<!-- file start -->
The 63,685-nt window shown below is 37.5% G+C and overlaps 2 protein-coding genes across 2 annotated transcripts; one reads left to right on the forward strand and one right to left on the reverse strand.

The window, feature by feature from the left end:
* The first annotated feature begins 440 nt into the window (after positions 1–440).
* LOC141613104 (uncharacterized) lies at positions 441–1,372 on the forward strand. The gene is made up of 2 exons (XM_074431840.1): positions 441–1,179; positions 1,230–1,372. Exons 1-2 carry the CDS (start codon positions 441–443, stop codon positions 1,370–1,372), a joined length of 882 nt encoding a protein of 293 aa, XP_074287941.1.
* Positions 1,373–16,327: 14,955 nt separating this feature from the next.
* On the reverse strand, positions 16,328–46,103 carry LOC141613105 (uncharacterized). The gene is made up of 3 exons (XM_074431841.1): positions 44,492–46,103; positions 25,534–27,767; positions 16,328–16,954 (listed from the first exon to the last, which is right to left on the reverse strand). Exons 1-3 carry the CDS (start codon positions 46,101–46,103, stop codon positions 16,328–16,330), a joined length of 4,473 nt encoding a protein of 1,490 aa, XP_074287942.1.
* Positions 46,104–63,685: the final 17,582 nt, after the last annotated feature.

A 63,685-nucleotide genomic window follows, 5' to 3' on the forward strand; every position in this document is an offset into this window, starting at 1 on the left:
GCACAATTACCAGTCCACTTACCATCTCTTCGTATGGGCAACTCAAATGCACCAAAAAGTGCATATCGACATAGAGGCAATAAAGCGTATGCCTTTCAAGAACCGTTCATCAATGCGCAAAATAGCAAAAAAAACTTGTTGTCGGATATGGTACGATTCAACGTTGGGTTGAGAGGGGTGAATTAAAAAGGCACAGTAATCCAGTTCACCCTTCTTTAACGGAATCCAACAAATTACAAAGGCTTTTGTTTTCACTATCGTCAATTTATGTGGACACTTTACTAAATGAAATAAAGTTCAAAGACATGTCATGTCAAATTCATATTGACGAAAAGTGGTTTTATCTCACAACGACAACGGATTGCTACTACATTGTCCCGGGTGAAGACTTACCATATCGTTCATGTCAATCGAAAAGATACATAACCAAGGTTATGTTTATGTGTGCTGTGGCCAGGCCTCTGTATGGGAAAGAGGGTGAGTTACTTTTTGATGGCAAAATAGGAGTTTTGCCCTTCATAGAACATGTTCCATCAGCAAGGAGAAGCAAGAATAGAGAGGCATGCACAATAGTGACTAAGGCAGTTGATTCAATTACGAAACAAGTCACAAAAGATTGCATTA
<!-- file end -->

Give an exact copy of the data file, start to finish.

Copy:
The 63,685-nt window shown below is 37.5% G+C and overlaps 2 protein-coding genes across 2 annotated transcripts; one reads left to right on the forward strand and one right to left on the reverse strand.

The window, feature by feature from the left end:
* The first annotated feature begins 440 nt into the window (after positions 1–440).
* LOC141613104 (uncharacterized) lies at positions 441–1,372 on the forward strand. The gene is made up of 2 exons (XM_074431840.1): positions 441–1,179; positions 1,230–1,372. Exons 1-2 carry the CDS (start codon positions 441–443, stop codon positions 1,370–1,372), a joined length of 882 nt encoding a protein of 293 aa, XP_074287941.1.
* Positions 1,373–16,327: 14,955 nt separating this feature from the next.
* On the reverse strand, positions 16,328–46,103 carry LOC141613105 (uncharacterized). The gene is made up of 3 exons (XM_074431841.1): positions 44,492–46,103; positions 25,534–27,767; positions 16,328–16,954 (listed from the first exon to the last, which is right to left on the reverse strand). Exons 1-3 carry the CDS (start codon positions 46,101–46,103, stop codon positions 16,328–16,330), a joined length of 4,473 nt encoding a protein of 1,490 aa, XP_074287942.1.
* Positions 46,104–63,685: the final 17,582 nt, after the last annotated feature.

A 63,685-nucleotide genomic window follows, 5' to 3' on the forward strand; every position in this document is an offset into this window, starting at 1 on the left:
GCACAATTACCAGTCCACTTACCATCTCTTCGTATGGGCAACTCAAATGCACCAAAAAGTGCATATCGACATAGAGGCAATAAAGCGTATGCCTTTCAAGAACCGTTCATCAATGCGCAAAATAGCAAAAAAAACTTGTTGTCGGATATGGTACGATTCAACGTTGGGTTGAGAGGGGTGAATTAAAAAGGCACAGTAATCCAGTTCACCCTTCTTTAACGGAATCCAACAAATTACAAAGGCTTTTGTTTTCACTATCGTCAATTTATGTGGACACTTTACTAAATGAAATAAAGTTCAAAGACATGTCATGTCAAATTCATATTGACGAAAAGTGGTTTTATCTCACAACGACAACGGATTGCTACTACATTGTCCCGGGTGAAGACTTACCATATCGTTCATGTCAATCGAAAAGATACATAACCAAGGTTATGTTTATGTGTGCTGTGGCCAGGCCTCTGTATGGGAAAGAGGGTGAGTTACTTTTTGATGGCAAAATAGGAGTTTTGCCCTTCATAGAACATGTTCCATCAGCAAGGAGAAGCAAGAATAGAGAGGCATGCACAATAGTGACTAAGGCAGTTGATTCAATTACGAAACAAGTCACAAAAGATTGCATTA